Preview: Time Steps/Chicago Tap Theatre

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RECOMMENDED

When one thinks of narrative dance, the first thing to come to mind is likely either story ballet—swans, princes and evil witches frolicking through a magical, wordless realm of classical music and cutout sets—or contemporary, multi-disciplinary productions that weave storytelling, dialogue, song and other stagecraft into modern/contemporary choreography. Mark Yonally, founder of Chicago Tap Theatre, uses a more percussive medium to spin a tale. Working with poetry-slam founder Marc Kelly Smith, Yonally creates original evening-length “tap operas.” Read the rest of this entry »

Preview: Precious Jennings and Jane Jerardi/LinkUP Spring Session Showing

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Precious Jennings. Video still: Amelia Charter

Precious Jennings. Video still: Amelia Charter

RECOMMENDED

As Plato asserted, we are born with a memory of forms. Bringing together several years worth of relationship histories—between herself and lovers, friends, teachers, colleagues, between her own dance and the poetry of Heathcote Williams—improviser Precious Jennings has built a performance rooted in the relationship of humans to animals of land and sea. Read the rest of this entry »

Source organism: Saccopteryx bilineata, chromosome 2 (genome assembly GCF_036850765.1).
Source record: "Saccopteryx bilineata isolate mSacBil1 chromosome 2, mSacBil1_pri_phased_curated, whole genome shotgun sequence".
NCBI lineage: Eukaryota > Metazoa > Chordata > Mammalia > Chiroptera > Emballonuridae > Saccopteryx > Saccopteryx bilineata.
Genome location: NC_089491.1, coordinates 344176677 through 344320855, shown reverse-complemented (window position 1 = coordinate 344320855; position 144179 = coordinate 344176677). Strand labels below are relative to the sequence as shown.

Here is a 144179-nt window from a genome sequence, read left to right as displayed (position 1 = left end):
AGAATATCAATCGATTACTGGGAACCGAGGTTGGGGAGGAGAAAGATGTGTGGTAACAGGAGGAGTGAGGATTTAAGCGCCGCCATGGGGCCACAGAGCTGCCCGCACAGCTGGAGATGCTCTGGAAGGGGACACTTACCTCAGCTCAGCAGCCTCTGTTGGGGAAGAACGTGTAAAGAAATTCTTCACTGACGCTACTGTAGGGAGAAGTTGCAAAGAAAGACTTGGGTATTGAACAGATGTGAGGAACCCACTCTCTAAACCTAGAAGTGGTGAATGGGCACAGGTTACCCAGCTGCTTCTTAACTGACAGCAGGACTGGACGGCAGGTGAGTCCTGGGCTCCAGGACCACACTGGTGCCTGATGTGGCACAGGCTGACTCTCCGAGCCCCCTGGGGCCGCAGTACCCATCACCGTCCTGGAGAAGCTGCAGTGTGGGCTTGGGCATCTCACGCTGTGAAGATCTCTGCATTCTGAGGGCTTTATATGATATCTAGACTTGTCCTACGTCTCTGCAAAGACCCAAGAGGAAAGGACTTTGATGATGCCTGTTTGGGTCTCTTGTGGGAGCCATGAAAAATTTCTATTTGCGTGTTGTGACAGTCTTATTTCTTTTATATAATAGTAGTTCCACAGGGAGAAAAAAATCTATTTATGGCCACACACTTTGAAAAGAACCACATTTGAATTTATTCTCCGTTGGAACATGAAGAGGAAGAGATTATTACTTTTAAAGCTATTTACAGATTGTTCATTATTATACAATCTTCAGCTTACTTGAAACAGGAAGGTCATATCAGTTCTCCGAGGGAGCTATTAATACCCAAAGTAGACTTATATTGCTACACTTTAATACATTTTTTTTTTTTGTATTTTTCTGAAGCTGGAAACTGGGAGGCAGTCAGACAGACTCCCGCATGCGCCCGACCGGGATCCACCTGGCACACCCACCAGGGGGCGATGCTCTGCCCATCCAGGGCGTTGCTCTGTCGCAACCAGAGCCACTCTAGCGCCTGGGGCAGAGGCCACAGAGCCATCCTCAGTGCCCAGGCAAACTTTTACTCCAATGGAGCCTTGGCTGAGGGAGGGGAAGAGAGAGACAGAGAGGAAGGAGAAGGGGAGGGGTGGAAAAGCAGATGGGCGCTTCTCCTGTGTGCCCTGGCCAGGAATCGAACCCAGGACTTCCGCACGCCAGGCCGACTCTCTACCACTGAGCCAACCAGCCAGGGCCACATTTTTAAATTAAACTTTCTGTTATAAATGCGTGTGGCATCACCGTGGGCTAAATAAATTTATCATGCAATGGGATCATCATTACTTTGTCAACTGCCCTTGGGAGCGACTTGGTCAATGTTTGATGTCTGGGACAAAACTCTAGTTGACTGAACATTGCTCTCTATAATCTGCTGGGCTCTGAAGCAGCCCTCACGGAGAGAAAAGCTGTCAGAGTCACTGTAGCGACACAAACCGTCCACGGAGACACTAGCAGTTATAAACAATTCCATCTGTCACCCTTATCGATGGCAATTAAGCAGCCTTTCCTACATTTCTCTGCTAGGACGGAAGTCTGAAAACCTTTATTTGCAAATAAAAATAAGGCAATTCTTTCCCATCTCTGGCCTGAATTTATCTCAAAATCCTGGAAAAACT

Preview: What Brings Me to This Place/RE|Dance

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Lucy Riner is nervous about the newest RE|Dance production. The creative partner of Wisconsin-based Michael Estanich, Riner is accustomed to Estanich taking the creative lead on a new dance. And this, her first full-length work, is a very personal one. “I would be remiss to not mention that this comes when I’m turning forty-two,” she says, “and have a need to feel sexy.” Riner’s inspiration for “What Brings Me to This Place” was her return to the club scene that immersed her high school and college days, be it at the Metro or dancing at hip-hop clubs on the South Side. “The clubs are where people let loose and be themselves. It’s when you see people at their most vulnerable.” Read the rest of this entry »

Herd Instinct: Lucas Crandall Invokes a Stampede at Hubbard Street Dance

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Photo: Todd Rosenberg

Photo: Todd Rosenberg

By Irene Hsiao

From its roots as a small tap-dancing studio on the corner of Hubbard and LaSalle, Hubbard Street Dance Chicago has become one of the companies that defines contemporary dance on an international scale, presenting works by choreographers that have fundamentally altered the way theatergoers understand movement, including Jiri Kylian, Ohad Naharin and, recently, William Forsythe. Now in its thirty-eighth season, the company presents a mixed bill of works by Chicago-based dancemakers in its Spring Series at the Harris Theater. The program features former Luna Negra Dance Theater artistic director and Hubbard Street alumnus Gustavo Ramirez Sansano’s homage to ballet revolutionary George Balanchine “I am Mister B,” current Hubbard Street choreographer-in-residence Alejandro Cerrudo’s dramatic 2014 piece “The Impossible,” and a new work for the entire company by long-time Hubbard Street rehearsal director Lucas Crandall. Read the rest of this entry »